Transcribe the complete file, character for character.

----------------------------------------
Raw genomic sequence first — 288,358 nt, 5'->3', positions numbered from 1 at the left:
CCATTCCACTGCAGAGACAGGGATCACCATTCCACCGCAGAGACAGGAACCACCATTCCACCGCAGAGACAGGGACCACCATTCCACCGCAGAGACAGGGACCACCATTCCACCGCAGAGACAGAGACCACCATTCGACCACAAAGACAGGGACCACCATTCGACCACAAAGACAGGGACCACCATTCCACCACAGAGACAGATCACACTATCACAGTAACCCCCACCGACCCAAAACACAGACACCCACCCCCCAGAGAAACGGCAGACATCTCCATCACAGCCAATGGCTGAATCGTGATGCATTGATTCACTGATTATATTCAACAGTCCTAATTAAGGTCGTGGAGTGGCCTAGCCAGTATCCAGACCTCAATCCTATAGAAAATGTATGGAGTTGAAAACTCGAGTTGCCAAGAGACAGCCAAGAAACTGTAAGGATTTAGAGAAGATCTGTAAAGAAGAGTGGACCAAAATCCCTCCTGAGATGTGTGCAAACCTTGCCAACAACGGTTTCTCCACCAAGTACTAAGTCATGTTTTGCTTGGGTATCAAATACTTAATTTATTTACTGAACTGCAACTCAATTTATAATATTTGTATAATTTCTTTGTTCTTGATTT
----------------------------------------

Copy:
Raw genomic sequence first — 288,358 nt, 5'->3', positions numbered from 1 at the left:
CCATTCCACTGCAGAGACAGGGATCACCATTCCACCGCAGAGACAGGAACCACCATTCCACCGCAGAGACAGGGACCACCATTCCACCGCAGAGACAGGGACCACCATTCCACCGCAGAGACAGAGACCACCATTCGACCACAAAGACAGGGACCACCATTCGACCACAAAGACAGGGACCACCATTCCACCACAGAGACAGATCACACTATCACAGTAACCCCCACCGACCCAAAACACAGACACCCACCCCCCAGAGAAACGGCAGACATCTCCATCACAGCCAATGGCTGAATCGTGATGCATTGATTCACTGATTATATTCAACAGTCCTAATTAAGGTCGTGGAGTGGCCTAGCCAGTATCCAGACCTCAATCCTATAGAAAATGTATGGAGTTGAAAACTCGAGTTGCCAAGAGACAGCCAAGAAACTGTAAGGATTTAGAGAAGATCTGTAAAGAAGAGTGGACCAAAATCCCTCCTGAGATGTGTGCAAACCTTGCCAACAACGGTTTCTCCACCAAGTACTAAGTCATGTTTTGCTTGGGTATCAAATACTTAATTTATTTACTGAACTGCAACTCAATTTATAATATTTGTATAATTTCTTTGTTCTTGATTT